Reinhart begins with the simplest French bread, then moves on to familiar classics such as ciabatta, pizza dough, and soft sandwich loaves, and concludes with fresh specialty items like pretzels, crackers, croissants, and bagels. Read more...
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Reinhart begins with the simplest French bread, then moves on to familiar classics such as ciabatta, pizza dough, and soft sandwich loaves, and concludes with fresh specialty items like pretzels, crackers, croissants, and bagels. Each recipe is broken into "Do Ahead" and "On Baking Day" sections, making every step--from preparation through pulling pans from the oven-a breeze, whether you bought your loaf pan yesterday or decades ago. These doughs are engineered to work flawlessly for busy home bakers: most require only a straightforward mixing and overnight fermentation. The result is reliably superior flavor and texture on par with loaves from world-class artisan bakeries-and all with little hands-on time.
America's favorite baking instructor and innovator Peter Reinhart offers new time-saving techniques accompanied by full-color, step-by-step photos throughout so that in no time you'll be producing fresh batches of: Sourdough Baguettes - 50% and 100% Whole Wheat Sandwich Loaves - Soft and Crusty Cheese Bread - English Muffins - Cinnamon Buns - Panettone - Hoagie Rolls - Chocolate Cinnamon Babka - Fruit-Filled Thumbprint Rolls - Danish - Best-Ever Biscuits
Best of all, these high-caliber doughs improve with a longer stay in the fridge, so you can mix once, then portion, proof, and bake whenever you feel like enjoying a piping hot treat.
Publishers Weekly® Reviews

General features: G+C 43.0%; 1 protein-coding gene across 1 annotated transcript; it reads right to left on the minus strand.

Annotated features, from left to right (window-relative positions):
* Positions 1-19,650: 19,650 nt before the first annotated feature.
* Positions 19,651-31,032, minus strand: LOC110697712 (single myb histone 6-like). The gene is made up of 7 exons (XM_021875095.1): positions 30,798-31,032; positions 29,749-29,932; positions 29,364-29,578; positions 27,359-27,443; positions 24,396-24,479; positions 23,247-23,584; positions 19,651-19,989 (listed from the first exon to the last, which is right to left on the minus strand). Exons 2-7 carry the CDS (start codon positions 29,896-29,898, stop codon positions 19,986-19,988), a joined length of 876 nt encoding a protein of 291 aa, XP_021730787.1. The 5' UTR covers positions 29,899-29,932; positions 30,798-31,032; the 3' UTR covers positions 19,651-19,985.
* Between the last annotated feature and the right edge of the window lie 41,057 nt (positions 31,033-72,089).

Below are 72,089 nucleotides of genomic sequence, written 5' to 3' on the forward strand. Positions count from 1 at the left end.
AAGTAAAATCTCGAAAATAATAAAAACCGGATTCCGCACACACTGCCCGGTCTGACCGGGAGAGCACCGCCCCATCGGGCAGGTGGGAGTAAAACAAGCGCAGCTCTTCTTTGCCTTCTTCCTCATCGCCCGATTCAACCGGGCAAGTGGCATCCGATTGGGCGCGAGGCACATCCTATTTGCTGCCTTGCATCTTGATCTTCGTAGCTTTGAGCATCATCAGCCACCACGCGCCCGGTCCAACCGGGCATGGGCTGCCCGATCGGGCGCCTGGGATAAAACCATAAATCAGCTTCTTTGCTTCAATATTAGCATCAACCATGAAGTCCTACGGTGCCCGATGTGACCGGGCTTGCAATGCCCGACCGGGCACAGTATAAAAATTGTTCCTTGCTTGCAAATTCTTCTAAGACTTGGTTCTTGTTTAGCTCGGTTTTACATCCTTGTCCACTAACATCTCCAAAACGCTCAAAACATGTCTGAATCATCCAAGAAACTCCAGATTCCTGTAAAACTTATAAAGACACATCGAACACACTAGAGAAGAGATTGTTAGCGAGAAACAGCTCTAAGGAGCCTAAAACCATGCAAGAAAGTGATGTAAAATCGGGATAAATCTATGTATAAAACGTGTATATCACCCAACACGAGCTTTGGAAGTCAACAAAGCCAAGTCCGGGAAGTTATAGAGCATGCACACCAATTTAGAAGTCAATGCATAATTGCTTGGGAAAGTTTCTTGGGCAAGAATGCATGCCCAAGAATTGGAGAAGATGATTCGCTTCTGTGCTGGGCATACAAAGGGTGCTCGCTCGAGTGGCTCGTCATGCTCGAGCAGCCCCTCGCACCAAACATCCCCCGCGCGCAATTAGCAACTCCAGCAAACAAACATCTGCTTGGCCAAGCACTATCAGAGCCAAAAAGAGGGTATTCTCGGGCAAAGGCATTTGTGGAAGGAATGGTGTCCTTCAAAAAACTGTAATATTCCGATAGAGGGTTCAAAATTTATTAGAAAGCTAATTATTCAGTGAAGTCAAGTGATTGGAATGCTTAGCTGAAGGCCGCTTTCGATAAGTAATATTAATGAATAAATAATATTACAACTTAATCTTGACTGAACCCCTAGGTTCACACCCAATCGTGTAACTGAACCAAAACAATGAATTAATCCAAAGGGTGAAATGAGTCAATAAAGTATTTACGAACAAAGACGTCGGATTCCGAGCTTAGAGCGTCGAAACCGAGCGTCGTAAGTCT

- Reviewed in: Publishers Weekly, page 48.
- Review Date: 2009-10-19
- Reviewer: Staff
With “no-knead” bread recipes all the rage now, expert baker Reinhart (Whole Grain Breads) has come back with a process that is slightly more involved but much more productive than the limited classic no-knead method, yielding all manner of sweet, savory and sandwich breads. He introduces a “stretch and fold” technique that, combined with a slow rise and without the lengthy prefermentation that his and other artisan bakers' recipes usually require, means more freedom and less active work time, but still a very flavorful product. To make French baguettes, for example, only one brief knead is required; then, after an overnight or multiday rise, the dough is ready for shaping—much better than being shackled to the kitchen for an entire morning for multiple rises, as is usually the case in baguette making. Other great breads, such as focaccia, soft cheese bread and even panettone, get similar preparation makeovers. Reinhart occasionally calls for a starter, but his carefully constructed, nonintimidating mother starter method should encourage the wary. For bakers who have come to bread through the no-knead route, Reinhart's thorough, detailed recipes offer a perfect way to expand their repertoire without getting their hands too sticky or giving up too much of their time, while those who are already fans will appreciate having a little more room in their schedule while still producing terrific breads. (Nov.)